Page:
THE emergency department of a hospital is a place where few people want to be, but for three Warrnambool artists it has become a source of inspiration.
As part of an innovative program based on the old idea of artists being embedded with the military, Gareth Colliton, Andrea Radley and Karen Richards spent many hours over a three-month period observing the drama of the Warrnambool Base Hospital’s emergency department (ED).
The resulting exhibition is EmbedED, which not only puts an artistic spin on the ED but also highlights the different ways artists can interpret similar situations.
Not that the artists had the same experiences during their time in the ED, Colliton said.
“Karen and I had very opposite experiences,” he explained. “Karen saw someone die, she saw trauma, she saw lots of blood and lots of distress.
“My experience is very quiet.
“I saw a lot of people waiting for test results.
“I saw people who were lonely or avoiding the GP fees because they were poor.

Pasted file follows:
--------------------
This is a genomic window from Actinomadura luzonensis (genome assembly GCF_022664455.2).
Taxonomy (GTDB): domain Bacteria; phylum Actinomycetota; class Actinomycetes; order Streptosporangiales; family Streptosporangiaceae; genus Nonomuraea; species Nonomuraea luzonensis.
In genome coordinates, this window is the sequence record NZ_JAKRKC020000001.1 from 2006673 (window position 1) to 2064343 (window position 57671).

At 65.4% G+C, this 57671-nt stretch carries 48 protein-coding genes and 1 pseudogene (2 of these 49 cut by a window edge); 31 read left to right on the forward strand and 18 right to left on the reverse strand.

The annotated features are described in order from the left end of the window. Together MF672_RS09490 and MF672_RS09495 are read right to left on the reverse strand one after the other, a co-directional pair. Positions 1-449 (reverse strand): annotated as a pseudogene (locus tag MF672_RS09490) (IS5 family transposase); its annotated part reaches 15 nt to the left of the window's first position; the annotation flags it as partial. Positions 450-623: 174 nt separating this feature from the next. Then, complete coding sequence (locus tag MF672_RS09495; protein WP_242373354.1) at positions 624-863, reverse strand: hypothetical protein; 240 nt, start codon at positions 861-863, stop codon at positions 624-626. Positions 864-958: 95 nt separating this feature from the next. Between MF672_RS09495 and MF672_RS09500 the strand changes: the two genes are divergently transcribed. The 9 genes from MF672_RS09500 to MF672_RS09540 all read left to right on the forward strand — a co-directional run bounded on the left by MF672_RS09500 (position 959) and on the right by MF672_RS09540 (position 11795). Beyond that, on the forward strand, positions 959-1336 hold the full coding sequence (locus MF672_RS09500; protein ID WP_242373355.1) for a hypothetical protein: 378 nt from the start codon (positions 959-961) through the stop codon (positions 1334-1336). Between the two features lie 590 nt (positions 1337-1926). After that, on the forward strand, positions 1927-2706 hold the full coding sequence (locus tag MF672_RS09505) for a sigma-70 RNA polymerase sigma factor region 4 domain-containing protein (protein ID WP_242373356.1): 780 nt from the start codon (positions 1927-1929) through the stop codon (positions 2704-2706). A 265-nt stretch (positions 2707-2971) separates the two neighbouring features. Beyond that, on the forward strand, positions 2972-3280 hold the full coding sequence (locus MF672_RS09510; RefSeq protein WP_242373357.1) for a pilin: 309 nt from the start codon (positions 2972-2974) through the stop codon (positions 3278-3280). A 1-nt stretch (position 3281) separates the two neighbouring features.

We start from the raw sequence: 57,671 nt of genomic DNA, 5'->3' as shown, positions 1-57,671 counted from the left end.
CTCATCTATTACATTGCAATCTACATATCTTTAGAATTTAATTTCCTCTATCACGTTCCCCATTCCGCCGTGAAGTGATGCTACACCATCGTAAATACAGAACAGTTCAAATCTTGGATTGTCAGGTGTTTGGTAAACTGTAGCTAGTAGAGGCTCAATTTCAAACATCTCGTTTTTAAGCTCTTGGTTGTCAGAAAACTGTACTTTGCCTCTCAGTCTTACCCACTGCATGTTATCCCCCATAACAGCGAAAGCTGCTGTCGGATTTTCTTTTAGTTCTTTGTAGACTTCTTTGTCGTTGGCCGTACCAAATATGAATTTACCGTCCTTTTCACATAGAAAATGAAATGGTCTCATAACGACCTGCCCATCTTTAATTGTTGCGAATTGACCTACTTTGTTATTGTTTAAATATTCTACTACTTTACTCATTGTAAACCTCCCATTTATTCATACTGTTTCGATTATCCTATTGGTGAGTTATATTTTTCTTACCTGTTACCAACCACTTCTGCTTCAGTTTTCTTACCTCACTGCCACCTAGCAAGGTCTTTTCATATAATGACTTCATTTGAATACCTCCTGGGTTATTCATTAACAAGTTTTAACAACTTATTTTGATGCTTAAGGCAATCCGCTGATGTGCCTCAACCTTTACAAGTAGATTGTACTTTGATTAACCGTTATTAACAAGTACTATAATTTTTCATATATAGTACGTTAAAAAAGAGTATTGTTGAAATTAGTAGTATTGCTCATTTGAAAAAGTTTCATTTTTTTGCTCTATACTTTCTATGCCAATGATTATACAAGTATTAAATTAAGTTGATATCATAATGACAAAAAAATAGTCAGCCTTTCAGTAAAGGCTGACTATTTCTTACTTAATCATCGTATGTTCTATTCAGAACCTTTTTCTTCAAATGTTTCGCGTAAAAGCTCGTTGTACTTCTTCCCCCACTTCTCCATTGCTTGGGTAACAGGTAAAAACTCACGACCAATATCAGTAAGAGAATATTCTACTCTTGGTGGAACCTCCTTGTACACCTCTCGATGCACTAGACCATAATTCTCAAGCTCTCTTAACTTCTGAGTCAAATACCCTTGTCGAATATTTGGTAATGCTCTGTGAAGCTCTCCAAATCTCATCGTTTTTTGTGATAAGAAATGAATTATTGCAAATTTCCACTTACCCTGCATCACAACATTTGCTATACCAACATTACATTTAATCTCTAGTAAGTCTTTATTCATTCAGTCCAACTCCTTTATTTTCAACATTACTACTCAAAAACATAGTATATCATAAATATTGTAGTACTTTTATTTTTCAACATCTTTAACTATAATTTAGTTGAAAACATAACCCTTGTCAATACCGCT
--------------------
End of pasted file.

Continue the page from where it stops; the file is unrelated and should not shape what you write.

“I saw the elderly, the frail, the inebriated people who got in trouble in some way or another.”
Richards’ experiences manifested in a range of artworks, some of which are small tapestries bearing mottos or oft-repeated catchphrases heard in the ED, and Radley focused on the stories of the people who came to the ED and how they ended up there.
But Colliton’s time in the department made him reflect on “the idea we’re not looking after people socially” and that some people just needed a bit of attention, even in the form of a placebo, to feel better about themselves.
The creation of his art piece co-incided with new studies being undertaken into the power of placebos, leading to him building his own “placebo machine” — an arcane and intriguing device that features “historical medicines and remedies that have been debunked or are dubious throughout history”.
Featuring everything from Chinese bezoars to Christian prayerbooks, from voodoo to vibrators, Colliton’s bizarrely decked-out dentist chair is a world away from the works created by Radley and Richards.
Yet all have been inspired by effectively the same thing.
“That’s the beauty of it — we all noticed different things,” Colliton said.
The EmbedED project was the brainchild of Centre for Rural Emergency Medicine (CREM) director Tim Baker. The exhibition will be officially opened on Saturday from 6pm at SCOPE Galleries in Kelp Street, Warrnambool, by Perth-based artist and researcher Guy Ben-Ary.
It runs until December 21.